In other words, we are asked by Nomorobo to sign an agreement to halt unsolicited third-party calls but allow Nomorobo, itself, to make periodic and/or "service upgrade" sales calls through signing the terms of service agreement.

In at least some cases, it may be a close race between the number of unsolicited regular and periodic calls previously received from unknown third-parties, and the number from Nomorobo, itself. Our mileage may vary.

Posted by:

Bob Who
30 Nov 2016

A very low tech solution it to find a disconnected number and record the three tone and voice message. The "No further information is available about" ,insert your number, placed on your answering machine will cause the robo caller to hiccup and give up the ghost most of the time. Then all you have to do is call back the people who you know when you get back and explain why you put that message on your answering machine.

Posted by:

30 Nov 2016

If a number that I don't recognize calls me I don't answer it. It's just that simple. Eventually the robocallers will get tired of the voicemail and stop calling.

Posted by:

Bob Kinsler
30 Nov 2016

Did you know that per FCC you can sue the firm that is using robotcalls at $500 per call received?

Check it out and remind them when they get on the telephone that per FCC rules and regulation you will pursue legal action against them (and that you have been contacted xx times)which will be in addition to court cost.

There again, FTC has a complaint site where you can drop a few complaints along with the telephone number and discussion with the individual.

Posted by:

01 Dec 2016

I've used NoMoreRobo on my ATT landline, and it works very well. The robo call rings once or twice, I don't get that announcement saying who's calling, and I ignore the call. Only once in approximately 2 years did a non-robo call get blocked. And I don't think I have VoIP.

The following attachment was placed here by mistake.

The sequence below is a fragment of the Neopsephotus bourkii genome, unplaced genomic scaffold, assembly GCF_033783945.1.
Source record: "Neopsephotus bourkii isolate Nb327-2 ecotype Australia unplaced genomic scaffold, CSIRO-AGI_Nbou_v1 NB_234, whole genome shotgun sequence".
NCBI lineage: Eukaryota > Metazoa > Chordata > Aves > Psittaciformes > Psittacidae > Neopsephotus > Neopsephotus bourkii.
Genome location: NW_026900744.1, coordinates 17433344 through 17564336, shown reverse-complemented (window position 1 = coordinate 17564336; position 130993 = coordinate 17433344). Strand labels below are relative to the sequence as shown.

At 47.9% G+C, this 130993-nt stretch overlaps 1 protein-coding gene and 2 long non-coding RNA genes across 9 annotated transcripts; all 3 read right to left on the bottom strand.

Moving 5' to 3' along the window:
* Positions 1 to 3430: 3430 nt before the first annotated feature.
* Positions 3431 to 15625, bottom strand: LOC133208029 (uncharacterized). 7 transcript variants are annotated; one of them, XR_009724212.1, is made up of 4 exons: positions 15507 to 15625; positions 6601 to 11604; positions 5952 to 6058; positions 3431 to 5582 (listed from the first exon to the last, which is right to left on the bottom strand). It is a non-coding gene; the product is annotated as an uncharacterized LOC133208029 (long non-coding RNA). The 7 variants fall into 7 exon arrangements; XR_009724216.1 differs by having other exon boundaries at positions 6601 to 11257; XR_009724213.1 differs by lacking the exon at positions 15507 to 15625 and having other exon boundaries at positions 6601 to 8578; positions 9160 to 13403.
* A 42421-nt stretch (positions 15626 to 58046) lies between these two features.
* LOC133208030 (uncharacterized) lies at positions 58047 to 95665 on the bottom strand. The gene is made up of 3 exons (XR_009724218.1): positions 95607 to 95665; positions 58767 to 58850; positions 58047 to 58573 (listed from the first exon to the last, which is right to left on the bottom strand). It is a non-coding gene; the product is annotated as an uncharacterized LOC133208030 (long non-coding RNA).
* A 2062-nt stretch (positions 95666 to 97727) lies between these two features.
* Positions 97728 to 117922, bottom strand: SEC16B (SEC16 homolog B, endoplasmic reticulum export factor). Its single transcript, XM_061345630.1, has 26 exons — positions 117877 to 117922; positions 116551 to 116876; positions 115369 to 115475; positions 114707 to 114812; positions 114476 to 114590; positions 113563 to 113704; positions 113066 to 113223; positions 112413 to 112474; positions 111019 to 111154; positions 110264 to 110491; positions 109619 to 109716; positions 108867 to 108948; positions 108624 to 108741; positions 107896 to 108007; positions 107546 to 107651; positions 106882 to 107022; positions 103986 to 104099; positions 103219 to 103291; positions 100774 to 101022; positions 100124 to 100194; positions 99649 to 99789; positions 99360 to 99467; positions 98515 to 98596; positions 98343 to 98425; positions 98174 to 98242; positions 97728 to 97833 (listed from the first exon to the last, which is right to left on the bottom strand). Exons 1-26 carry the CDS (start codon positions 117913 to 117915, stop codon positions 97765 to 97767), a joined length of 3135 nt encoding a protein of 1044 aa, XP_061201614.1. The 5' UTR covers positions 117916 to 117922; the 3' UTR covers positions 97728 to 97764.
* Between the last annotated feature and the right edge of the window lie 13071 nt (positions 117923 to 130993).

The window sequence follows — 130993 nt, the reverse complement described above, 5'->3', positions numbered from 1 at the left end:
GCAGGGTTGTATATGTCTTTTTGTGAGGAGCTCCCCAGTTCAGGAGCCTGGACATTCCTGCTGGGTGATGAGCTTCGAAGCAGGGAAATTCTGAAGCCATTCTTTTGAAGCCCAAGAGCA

Posted by:

01 Dec 2016

The Do-Not-Call-List is useless. I receive more robo calls than I ever have.

Posted by:

Rick Smith
04 Dec 2016

I stumbled across TrueCaller months ago and really like it. You not only can block the calls but see who is calling and where their location is. Great tool.

Posted by:

Joe Dixson
12 Dec 2016

1. We need help from the FCC and/or congress and I don't see that being a priority. I've written my Senator and received the usual obligatory response and no action. So, I decided to forward my phone to his office one day a month. I warn my friends in advance not to call me and I make sure I'm not scheduled to get a reminder call from the Dentist, Doctor, or whoever. Maybe next I'll forward to the FCC or customer support at my carrier, Centurylink.
2. Robo calls are generated by a computer, when someone answers the phone there is a pause then the computer passes the call to a person. I'm looking for a someone to write a program that could be sent back down my DSL line to the robo computer and destroy the data base.